To use the same count noun (one, three) with the same common noun (person) either generates a contradiction or equivocation.

If he’s using the common noun (person) in the same sense in each numbered occurrence, then the usage is contradictory. And if he’s using the common noun in a different sense, then the usage is equivocal.

In principle, it’s possible to qualify his usage in a way that avoids either equivocation or contradiction. It is, however, better to avoid a confusing formulation in the first place.

Now, if we take the position that the Trinity is paradoxical, then there’s nothing inherently wrong with a paradoxical formulation. If the Trinity is paradoxical, then any accurate formulation would have to preserve the paradoxical element.

But even on that assumption, we need to avoid gratuitously paradoxical formulations. Where the paradox is generated, not by the truth we’re trying to formulate, but by the words themselves.

8.Apropos (6), what do Biblical descriptions of the Trinity tell us about the Godhead?

i) Each member of the Trinity is a self-conscious individual. A personal, rational agent.

(By “individual,” I don’t mean a separate being, but a distinct consciousness.)

ii) Each member of the Trinity is also conscious of the other two members of the Trinity.

Not merely conscious of their existence. But sharing the same knowledge. The same basic thought-content.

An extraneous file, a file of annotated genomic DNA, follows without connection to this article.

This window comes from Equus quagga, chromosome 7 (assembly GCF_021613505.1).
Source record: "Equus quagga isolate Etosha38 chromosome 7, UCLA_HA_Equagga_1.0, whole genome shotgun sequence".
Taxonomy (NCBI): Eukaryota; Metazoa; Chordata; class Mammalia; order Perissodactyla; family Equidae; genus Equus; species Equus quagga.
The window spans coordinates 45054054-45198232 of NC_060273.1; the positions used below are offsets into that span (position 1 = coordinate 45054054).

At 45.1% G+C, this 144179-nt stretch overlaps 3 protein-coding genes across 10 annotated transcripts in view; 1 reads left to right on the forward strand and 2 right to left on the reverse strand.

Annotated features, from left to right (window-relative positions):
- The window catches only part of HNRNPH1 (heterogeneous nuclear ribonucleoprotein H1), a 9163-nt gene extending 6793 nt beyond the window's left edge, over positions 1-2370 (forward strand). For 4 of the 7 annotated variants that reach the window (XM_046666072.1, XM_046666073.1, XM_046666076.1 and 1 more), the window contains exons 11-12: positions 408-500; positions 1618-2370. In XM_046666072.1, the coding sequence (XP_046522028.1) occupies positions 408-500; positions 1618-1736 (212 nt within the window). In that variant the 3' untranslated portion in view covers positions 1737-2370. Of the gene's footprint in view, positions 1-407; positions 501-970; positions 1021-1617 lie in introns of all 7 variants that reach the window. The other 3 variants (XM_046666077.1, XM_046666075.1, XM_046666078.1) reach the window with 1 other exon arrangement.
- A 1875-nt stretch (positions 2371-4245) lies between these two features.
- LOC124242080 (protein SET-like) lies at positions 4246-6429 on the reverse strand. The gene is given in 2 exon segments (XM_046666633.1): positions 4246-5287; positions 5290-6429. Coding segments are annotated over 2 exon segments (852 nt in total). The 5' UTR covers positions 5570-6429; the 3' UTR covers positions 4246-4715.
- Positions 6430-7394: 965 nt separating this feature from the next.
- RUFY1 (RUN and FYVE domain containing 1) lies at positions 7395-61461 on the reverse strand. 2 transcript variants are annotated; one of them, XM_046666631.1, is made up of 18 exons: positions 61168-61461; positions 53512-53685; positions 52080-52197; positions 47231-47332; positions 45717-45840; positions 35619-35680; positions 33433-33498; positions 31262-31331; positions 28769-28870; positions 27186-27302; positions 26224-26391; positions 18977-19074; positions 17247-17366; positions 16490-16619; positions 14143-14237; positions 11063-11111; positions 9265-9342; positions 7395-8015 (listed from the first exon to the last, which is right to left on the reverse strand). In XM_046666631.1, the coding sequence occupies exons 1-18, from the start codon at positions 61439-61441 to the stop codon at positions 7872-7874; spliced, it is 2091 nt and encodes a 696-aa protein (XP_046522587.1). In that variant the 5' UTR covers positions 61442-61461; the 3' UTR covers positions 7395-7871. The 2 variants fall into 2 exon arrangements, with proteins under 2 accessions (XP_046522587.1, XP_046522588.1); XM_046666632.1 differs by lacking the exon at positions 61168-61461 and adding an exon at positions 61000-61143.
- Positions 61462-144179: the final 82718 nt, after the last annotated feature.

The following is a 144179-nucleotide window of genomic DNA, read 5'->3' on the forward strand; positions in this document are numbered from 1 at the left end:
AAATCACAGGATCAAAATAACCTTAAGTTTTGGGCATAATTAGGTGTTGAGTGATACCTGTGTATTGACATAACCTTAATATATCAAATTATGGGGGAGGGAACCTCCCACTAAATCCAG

(They don’t share exactly the same beliefs, for the Son believes that he is the Son, and not the Father, &c.)

And they share this in common because they are the same being. The same God.

iii) So, in addition to the multiple self-consciousness of the Godhead, there is also a collective consciousness or group consciousness.

And this goes deeper than those SF scenarios in which telepathic aliens can read other minds. For in that scenario you’re dealing with two or more separate entities who happen to know each others thoughts.

In the Trinity by contrast, they know each other’s thoughts because they are the very same being. A single, timeless, indivisible being.

9.And this is why, in Scripture, it’s possible for God to speak or act as one person. Not because he is one person. But because, in addition to his multiple self-consciousness, he also has a collective consciousness.